Offensive fire attack, or transitional attack, is an increasingly technique used in Fire Services around the world with some differences based on the degree of training and the equipment used. That is why we have set out to analyse the variables that can improve implementation, application and effectiveness.
The offensive fire attack technique aims to reduce fire power by directing a straight stream of water against the ceiling of the room on fire from outside. With this form of projection, the gas flow dynamics of the fire are minimally affected due to two factors. On the one hand, it prevents blocking the exhaust by using a straight stream and, on the other, it generates less vapour than with the application of fog pattern water, affecting the gas layer and its dynamics as little as possible, thereby not jeopardising the survival conditions of potential victims nor endangering the fire-fighting teams as they advance further into the building.
The choice of hose diameter is one of the first decisions to make after assessing the incident, but this decision can have major consequences for Fire Services which are accustomed to the use of 25 mm water lines at high pressures to increase flow, as opposed to lines with a greater diameter working at lower pressures.
The variety of options available creates the need to assess which line is recommended for this technique, as well as the factors which influence their effectiveness. The aim of our trials is to determine the influence of the variables in relation to the type and position of the installation to interfere the fire gas coming out, the way in which the water is dispersed inside, and to where and under which conditions it is more efficient to aim the water. In this article we will focus on the variables that can interfere with escaping gas.
Drag cone effect on the outlets
As we know, if we project a water fog pattern at a outlet, the flow of water and air will block the fire gases coming out, reversing the flow of gases by pushing them inwards, thereby aggravating the survival conditions. Any water stream drags around the jet and coaxially an airflow due to friction with the water, which we can call “drag cone”. To interfere as little as possible with the fire gas flow path coming out of the exahust where the water is being introduced, either by the jet of water itself or by the drag cone generated, we use a straight stream. This type of stream, on moving away from the nozzle, gradually opens out due to the dispersion effect of the water body as a result of the friction with the air, also increasing the size of the drag cone. In this equation, friction is proportional to the square of the stream speed, configured as the key variable, so the system pressure and the speed with which the water leaves the nozzle play a fundamental role in the formation of this drag cone and in the interference that causes in the outlet at a given distance.
The angle at which the stream enters the window is another variable to be considered, as the interference with the fire gas flow path is lower the greater the angle at which the water enters the horizontal plane. The hose operator can see how the visible surface of the window (and thus the area available for the air inlet) is smaller the closer he stands to the façade. Furthermore, the pressure of the airflow into the room (on X axis) is less because the angle of its movement is greater.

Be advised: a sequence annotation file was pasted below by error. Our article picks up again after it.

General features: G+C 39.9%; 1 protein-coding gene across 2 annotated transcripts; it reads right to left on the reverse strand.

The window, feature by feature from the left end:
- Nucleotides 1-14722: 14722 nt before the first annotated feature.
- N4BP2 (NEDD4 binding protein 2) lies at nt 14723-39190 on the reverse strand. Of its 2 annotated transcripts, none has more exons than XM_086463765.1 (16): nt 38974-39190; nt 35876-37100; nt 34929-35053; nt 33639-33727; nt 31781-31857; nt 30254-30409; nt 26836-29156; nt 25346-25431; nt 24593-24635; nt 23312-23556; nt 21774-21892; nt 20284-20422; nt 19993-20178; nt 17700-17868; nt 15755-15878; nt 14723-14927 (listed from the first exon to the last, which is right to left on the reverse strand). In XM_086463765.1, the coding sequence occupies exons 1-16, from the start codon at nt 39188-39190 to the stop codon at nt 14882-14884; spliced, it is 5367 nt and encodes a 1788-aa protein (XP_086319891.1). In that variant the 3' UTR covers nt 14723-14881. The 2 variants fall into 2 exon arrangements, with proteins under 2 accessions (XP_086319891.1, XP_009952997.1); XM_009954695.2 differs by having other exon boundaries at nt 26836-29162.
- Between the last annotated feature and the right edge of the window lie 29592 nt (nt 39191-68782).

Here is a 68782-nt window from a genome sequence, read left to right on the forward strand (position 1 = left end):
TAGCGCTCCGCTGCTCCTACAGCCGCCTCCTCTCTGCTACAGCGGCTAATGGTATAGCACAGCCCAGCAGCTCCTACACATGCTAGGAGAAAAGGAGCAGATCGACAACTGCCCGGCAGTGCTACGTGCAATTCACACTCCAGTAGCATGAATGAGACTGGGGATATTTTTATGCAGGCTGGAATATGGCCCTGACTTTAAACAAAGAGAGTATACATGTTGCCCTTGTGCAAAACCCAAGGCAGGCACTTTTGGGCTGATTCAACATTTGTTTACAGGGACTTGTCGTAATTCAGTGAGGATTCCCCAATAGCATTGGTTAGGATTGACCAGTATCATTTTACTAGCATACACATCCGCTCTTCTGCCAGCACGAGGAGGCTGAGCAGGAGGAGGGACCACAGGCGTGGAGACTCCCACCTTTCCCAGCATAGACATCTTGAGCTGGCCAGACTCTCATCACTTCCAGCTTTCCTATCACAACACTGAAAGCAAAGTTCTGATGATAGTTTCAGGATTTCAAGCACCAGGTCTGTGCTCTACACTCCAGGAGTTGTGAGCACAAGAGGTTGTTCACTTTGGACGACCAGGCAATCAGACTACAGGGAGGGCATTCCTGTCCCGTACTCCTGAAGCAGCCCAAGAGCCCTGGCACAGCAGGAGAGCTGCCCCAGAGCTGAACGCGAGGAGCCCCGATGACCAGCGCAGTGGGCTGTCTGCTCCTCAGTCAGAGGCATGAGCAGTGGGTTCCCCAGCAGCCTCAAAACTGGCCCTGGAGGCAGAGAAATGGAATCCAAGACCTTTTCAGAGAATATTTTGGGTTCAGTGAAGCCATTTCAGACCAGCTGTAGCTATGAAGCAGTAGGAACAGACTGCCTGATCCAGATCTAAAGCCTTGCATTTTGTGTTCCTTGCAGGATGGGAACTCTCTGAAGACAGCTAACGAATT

To approach these issues, it is not necessary to have sophisticated measuring devices, but decent ones are required to make comparisons to tell us whether our hypotheses are correct or not.
Two trials were designed and repeated with different configurations in a multi-storey building constructed specifically for firefighter training at the Málaga Fire Service. The variables for the hydraulic system were:
- Pump pressure. A Rosenbauer NH30 centrifugal pump was used. The pressures used were 10, 20 and 30 bar for the 25 mm hoses and 5 bar for the 45 mm ones.
- Nozzles. Three Firestar devices were used: two 25 mm models with maximum flow rates of 150 L/min and 230 L/min, and one 45 mm model capable of delivering up to 475 L/min, which was used with the flow meter positioned at 360 L/min.
- Position on the façade. Two projection positions were set from the ground, perpendicular to the window, placed at a distance of 1.5 and 4 metres from the façade.
This was conducted in a room on the second floor with all openings closed except for the projection window and a known surface outlet. From the outside a straight stream of water was aimed at the window, whilst the output speed of the air through the exhaust was measured by an anemometer to determine the airflow, which allowed us to estimate the amount of air that had entered due to the effect of the stream projection. It should be noted that the site was not completely sealed, with there being the normal space between the frames and sashes of windows and doors.
This involved estimating the flow of water from the different configurations by measuring the projection time of a known amount of water.
Findings and discussion
The results of trials 1 and 2 are shown in the table below. The data provided by the results confirm the baseline scenario, verifying the following statements:
- The higher the pressure in an installation and the output speed of the water, the greater the airflow dragged into the room.
- The closer we stand to the façade, the lower the airflow dragged into the room.
- Pressure has more influence on the drag cone than the actual water flow.
The data obtained shows that, when deciding how to apply this technique, it is preferable to use hydraulic installations with a larger diameter at a lower pressure and that the operator stands as close as possible to the façade within security conditions in order to interfere with the fire gas flow path as little as possible.
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